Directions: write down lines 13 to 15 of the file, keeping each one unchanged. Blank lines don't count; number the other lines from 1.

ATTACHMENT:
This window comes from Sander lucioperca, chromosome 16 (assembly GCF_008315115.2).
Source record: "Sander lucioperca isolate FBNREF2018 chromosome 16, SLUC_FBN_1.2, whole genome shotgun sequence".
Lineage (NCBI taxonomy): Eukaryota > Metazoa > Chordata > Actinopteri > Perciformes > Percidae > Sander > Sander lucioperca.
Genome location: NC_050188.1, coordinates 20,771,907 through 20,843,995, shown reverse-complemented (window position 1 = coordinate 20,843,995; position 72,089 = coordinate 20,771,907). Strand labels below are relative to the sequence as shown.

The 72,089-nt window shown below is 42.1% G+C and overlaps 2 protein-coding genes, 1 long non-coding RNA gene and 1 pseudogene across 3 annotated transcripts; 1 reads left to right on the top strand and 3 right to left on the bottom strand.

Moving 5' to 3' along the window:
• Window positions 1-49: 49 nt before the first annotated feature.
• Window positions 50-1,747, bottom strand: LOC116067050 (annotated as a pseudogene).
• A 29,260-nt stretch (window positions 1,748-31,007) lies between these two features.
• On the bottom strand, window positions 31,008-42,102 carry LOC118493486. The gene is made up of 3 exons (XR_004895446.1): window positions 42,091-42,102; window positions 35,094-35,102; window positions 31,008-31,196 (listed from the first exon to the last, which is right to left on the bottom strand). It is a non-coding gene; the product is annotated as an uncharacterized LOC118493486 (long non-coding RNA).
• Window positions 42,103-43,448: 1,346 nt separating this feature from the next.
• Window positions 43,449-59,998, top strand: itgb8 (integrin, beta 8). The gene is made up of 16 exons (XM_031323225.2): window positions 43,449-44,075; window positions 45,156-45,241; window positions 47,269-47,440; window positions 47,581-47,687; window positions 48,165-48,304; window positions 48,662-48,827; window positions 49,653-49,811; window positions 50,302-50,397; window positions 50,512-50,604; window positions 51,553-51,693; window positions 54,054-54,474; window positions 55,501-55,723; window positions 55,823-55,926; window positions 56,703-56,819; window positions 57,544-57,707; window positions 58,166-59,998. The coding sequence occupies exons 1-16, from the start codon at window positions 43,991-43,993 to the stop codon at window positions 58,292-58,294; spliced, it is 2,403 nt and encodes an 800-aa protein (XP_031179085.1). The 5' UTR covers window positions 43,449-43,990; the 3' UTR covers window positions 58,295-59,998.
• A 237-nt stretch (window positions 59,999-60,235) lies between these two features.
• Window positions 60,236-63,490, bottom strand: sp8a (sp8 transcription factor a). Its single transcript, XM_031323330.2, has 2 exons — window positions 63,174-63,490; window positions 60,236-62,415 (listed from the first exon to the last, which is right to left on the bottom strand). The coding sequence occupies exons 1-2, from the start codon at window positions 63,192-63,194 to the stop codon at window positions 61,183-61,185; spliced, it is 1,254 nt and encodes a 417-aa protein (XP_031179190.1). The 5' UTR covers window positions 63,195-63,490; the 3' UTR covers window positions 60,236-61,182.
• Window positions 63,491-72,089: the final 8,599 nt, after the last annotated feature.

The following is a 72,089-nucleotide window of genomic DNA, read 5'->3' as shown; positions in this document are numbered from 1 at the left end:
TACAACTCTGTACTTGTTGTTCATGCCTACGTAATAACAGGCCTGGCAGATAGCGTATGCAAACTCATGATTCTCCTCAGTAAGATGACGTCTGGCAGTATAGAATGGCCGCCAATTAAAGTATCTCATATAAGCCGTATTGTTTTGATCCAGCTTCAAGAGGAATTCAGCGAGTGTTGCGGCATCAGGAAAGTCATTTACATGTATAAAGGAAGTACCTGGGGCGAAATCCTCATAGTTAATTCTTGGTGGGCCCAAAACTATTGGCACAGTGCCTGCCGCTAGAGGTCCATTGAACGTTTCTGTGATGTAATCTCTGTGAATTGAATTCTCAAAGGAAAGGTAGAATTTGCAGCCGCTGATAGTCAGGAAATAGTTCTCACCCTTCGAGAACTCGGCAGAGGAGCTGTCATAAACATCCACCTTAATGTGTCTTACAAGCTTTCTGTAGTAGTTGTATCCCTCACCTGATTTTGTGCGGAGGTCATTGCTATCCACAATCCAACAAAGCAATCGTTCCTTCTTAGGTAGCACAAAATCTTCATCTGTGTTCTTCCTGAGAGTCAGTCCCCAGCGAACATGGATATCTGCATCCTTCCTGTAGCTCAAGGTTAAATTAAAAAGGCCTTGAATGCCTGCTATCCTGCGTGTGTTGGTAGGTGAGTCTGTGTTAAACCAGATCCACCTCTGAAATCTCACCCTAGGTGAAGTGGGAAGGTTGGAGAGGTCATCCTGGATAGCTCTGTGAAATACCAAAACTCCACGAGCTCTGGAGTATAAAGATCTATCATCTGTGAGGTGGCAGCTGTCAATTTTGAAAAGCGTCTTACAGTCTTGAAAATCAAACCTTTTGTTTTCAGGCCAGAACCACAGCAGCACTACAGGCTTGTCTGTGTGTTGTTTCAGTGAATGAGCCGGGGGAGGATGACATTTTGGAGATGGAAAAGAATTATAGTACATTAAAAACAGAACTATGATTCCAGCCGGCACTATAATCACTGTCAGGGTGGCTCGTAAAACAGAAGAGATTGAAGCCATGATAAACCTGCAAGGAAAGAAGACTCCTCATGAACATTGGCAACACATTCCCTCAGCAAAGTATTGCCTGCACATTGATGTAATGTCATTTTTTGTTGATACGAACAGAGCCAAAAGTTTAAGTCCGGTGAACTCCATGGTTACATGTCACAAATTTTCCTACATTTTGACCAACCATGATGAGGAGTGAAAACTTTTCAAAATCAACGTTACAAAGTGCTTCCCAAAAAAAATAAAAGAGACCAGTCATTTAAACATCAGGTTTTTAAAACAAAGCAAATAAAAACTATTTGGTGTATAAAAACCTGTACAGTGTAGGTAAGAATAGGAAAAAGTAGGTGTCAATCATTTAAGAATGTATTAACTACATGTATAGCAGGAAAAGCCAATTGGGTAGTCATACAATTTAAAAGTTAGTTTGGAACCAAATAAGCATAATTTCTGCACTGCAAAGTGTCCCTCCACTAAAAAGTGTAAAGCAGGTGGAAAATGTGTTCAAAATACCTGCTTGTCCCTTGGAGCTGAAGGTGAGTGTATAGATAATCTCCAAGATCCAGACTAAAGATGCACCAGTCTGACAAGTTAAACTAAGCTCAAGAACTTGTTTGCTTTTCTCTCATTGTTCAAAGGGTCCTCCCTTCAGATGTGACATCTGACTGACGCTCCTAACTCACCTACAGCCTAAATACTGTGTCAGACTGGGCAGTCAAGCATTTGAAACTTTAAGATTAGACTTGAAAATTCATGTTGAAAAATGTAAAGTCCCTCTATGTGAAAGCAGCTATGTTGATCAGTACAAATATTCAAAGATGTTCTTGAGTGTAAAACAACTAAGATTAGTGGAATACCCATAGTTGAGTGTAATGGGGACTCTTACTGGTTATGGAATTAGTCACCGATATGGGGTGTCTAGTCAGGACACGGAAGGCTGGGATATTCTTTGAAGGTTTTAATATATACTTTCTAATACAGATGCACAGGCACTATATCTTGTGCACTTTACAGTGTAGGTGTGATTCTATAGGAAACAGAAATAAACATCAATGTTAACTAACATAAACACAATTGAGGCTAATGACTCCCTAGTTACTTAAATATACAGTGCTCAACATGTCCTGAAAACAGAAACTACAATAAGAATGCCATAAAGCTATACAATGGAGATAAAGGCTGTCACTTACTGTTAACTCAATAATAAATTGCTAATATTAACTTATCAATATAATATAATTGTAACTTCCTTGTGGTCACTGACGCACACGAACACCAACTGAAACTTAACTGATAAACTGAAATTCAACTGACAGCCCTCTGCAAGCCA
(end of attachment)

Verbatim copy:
• A 237-nt stretch (window positions 59,999-60,235) lies between these two features.
• Window positions 60,236-63,490, bottom strand: sp8a (sp8 transcription factor a). Its single transcript, XM_031323330.2, has 2 exons — window positions 63,174-63,490; window positions 60,236-62,415 (listed from the first exon to the last, which is right to left on the bottom strand). The coding sequence occupies exons 1-2, from the start codon at window positions 63,192-63,194 to the stop codon at window positions 61,183-61,185; spliced, it is 1,254 nt and encodes a 417-aa protein (XP_031179190.1). The 5' UTR covers window positions 63,195-63,490; the 3' UTR covers window positions 60,236-61,182.
• Window positions 63,491-72,089: the final 8,599 nt, after the last annotated feature.